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Display Teams - Blue Angels

Display Teams

International Display Teams
Red Arrows
Freece Tricolori
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Blue Angels
Patrulla Aguila
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Al Fursan
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Display Teams
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Breitling Wingwalkers
Yakovlevs
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The Blades
Great War Display Team
Turbulent Team

Blue Angels Video Clip:

Links:
Official Blue Angels website

Scanner Frequencies:
121.9000 - GROUND SUPPORT
123.4000 - COMMON AIRSHOW
134.1000 - GCA COMMON
142.0000 - MAINTENANCE ALFA
142.2625 - GROUND SUPPORT
142.6250 - MAINTENANCE
143.0000 - MAINTENANCE BRAVO
141.5600 - MAINTENANCE CHARLIE
142.0250 - MAINTENANCE DELTA
143.6000 - MAINTENANCE CHANNEL 10
241.4000 - AIR/AIRCHANNEL
243.0000 - EMERGENCY
250.8000 - AIR/AIRCHANNEL
251.6000 - DEMONSTRATION (Solo Blue Angels 5 & 6)
263.3500 - FLIGHT LINE COMMON
263.5000 - AIR/AIRCHANNEL
275.3500 - COMM 1 LEAD & FORMATION (Diamond Formation 4 aircraft)
302.1000 - COMM 2 TALKBACK
302.1500 - COMM 3 SOLOS (All 6 aircraft alternative)
307.7000 - COMM 2 FORMATION TALKBACK (All 6 aircraft)
345.9000 - AIR/AIRCHANNEL
360.4000 - COMM - SOLOS
362.6000 - AIR SHOW CONTROL
384.4000 - AIR/AIRCHANNEL
391.9000 - AIR/AIRCHANNEL
395.9000 - AIR/AIRCHANNEL
408.4000 - GROUND SUPPORT
418.0500 - GROUND SUPPORT









Blue Angels
Blue Angels

The Blue Angels Navy Flight Demonstation Squadron fly six F/A-18 Hornet aircraft. The team is based at Forrest Sherman Field, Naval Air Station Pensacola, Florida, during the airshow season and spends January through March training pilots and new team members at Naval Air Facility El Centro, California.

During the display, Blue Angels (1-4) perform aerobatic maneuvers while in a tight four-plane Diamond Formation while Blue Angel 5 and Blue Angel 6 perform as opposing solos with cross-overs and mirror formations. At the end of the display all six of the aircraft join in the Delta Formation performing a series of flat passes, turns, loops, and rolls and concluding in the team's signature 'fleur-de-lis' closing maneuver.


History
The Blue Angels Navy Flight Demonstration Team was formed in 1946 at NAS Jacksonville, Florida, flying the Grumman F6F Hellcat and shortly after with the Grumman F8F Bearcat. In 1947 they were performing the now famous 'Diamond Formation'. The Blue Angels first jet aircraft was the Grumman F9F-2 Panther which was used in the late 1940's. In the early 1950's they relocated to NAS Corpus Christi, Texas, flying the the F9F-5 Panther. In 1954 they moved to their present home at NAS Pensacola, Florida flying the Grumman F9F-8 Cougar. They flew the Grumman F11F-1 Tiger from 1957 and the McDonnell Douglas F-4J Phantom II in 1969. During 1974 they flew the McDonnell Douglas A-4F Skyhawk II and reorganized as the Navy Flight Demonstration Squadron. The Blue Angels started using the McDonnell Douglas (now Boeing) F/A-18 Hornet from November 1986.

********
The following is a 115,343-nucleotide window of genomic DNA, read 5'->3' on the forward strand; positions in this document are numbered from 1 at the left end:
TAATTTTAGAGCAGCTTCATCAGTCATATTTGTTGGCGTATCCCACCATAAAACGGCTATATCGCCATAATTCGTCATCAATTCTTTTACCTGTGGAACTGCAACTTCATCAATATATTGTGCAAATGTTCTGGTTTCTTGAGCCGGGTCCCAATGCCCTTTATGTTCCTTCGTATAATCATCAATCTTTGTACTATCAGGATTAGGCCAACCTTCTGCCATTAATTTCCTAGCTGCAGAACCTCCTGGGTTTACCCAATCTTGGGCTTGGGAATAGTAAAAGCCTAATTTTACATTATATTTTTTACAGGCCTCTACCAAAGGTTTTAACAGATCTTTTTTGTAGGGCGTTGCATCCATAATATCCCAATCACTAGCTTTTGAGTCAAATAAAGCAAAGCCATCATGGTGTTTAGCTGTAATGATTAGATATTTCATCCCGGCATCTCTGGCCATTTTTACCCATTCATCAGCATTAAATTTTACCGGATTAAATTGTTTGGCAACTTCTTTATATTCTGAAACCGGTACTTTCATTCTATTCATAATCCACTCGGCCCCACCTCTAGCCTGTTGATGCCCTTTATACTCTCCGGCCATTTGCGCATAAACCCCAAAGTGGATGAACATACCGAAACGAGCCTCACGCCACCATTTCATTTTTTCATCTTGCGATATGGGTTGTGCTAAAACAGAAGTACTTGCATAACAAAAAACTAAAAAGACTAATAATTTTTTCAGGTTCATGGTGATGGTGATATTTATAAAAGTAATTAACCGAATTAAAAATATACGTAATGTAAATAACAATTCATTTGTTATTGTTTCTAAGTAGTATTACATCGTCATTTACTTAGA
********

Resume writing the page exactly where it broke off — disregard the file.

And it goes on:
In 1992 more than one million people viewed Blue Angel's performances during a 30-day European deployment to Sweden, Finland, Russia, Romania, Bulgaria, Italy, the United Kingdom and Spain. This was the first European deployment in 19 years.

The Team's support aircraft was the Lockheed C-121 Super Constellation from 1969 - 1973 untl they started using the Lockheed C-130 Hercules.

The only difference between a standard F/A-18 and a Blue Angel's F/A-18 is that the cannon is replaced by a smoke-oil tank and a spring fitted on the stick which applies pressure for better formation and inverted flying. The Blue Angel's smoke is produced by pumping biodegradable paraffin-based oil directly into the exhaust nozzles where the oil is instantly vapourized into smoke. The smoke enhances the display for the spectators by making them easier to follow and provides a means for the solo pilots to keep sight of each other durring cross-overs and conditions of lowered visibility or haze.

To be able to perform, the Blue Angels must have at least three nautical miles of visibility horizontally from centerpoint, and a minimum cloud ceiling of 1,500 feet. At these minimums, the Blue Angels can perform a limited number of maneuvers in what is called a 'flat' show. When the ceiling is at least 3,500 feet and visibility at least three nautical miles a 'low' show can be performed, which includes some rolling maneuvers. With a minimum ceiling of 8,000 feet and visibility of three nautical miles, the Blue Angels can perform their 'high' show, which includes all maneuvers.

The fastest speed that the Blue Angels fly during a display is about 700 mph (just under Mach 1; Sneak Pass) and the slowest speed is about 120 mph (indicated speed; Section High Alpha), both flown by the solo pilots during the show.



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